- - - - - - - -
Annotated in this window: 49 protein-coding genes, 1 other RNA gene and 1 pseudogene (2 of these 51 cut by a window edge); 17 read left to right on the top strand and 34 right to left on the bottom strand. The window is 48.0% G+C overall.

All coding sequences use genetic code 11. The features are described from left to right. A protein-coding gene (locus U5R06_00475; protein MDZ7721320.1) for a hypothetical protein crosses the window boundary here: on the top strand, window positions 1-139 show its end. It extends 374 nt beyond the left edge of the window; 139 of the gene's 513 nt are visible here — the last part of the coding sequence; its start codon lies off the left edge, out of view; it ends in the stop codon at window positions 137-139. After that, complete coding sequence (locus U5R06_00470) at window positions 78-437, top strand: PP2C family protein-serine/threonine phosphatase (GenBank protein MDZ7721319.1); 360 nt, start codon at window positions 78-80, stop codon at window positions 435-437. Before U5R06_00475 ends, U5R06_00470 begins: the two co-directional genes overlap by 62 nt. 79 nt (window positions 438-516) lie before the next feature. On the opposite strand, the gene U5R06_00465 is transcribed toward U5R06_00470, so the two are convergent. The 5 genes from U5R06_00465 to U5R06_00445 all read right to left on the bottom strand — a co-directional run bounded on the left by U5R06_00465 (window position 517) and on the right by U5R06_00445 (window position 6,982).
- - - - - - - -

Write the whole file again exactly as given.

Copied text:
Annotated in this window: 49 protein-coding genes, 1 other RNA gene and 1 pseudogene (2 of these 51 cut by a window edge); 17 read left to right on the top strand and 34 right to left on the bottom strand. The window is 48.0% G+C overall.

All coding sequences use genetic code 11. The features are described from left to right. A protein-coding gene (locus U5R06_00475; protein MDZ7721320.1) for a hypothetical protein crosses the window boundary here: on the top strand, window positions 1-139 show its end. It extends 374 nt beyond the left edge of the window; 139 of the gene's 513 nt are visible here — the last part of the coding sequence; its start codon lies off the left edge, out of view; it ends in the stop codon at window positions 137-139. After that, complete coding sequence (locus U5R06_00470) at window positions 78-437, top strand: PP2C family protein-serine/threonine phosphatase (GenBank protein MDZ7721319.1); 360 nt, start codon at window positions 78-80, stop codon at window positions 435-437. Before U5R06_00475 ends, U5R06_00470 begins: the two co-directional genes overlap by 62 nt. 79 nt (window positions 438-516) lie before the next feature. On the opposite strand, the gene U5R06_00465 is transcribed toward U5R06_00470, so the two are convergent. The 5 genes from U5R06_00465 to U5R06_00445 all read right to left on the bottom strand — a co-directional run bounded on the left by U5R06_00465 (window position 517) and on the right by U5R06_00445 (window position 6,982).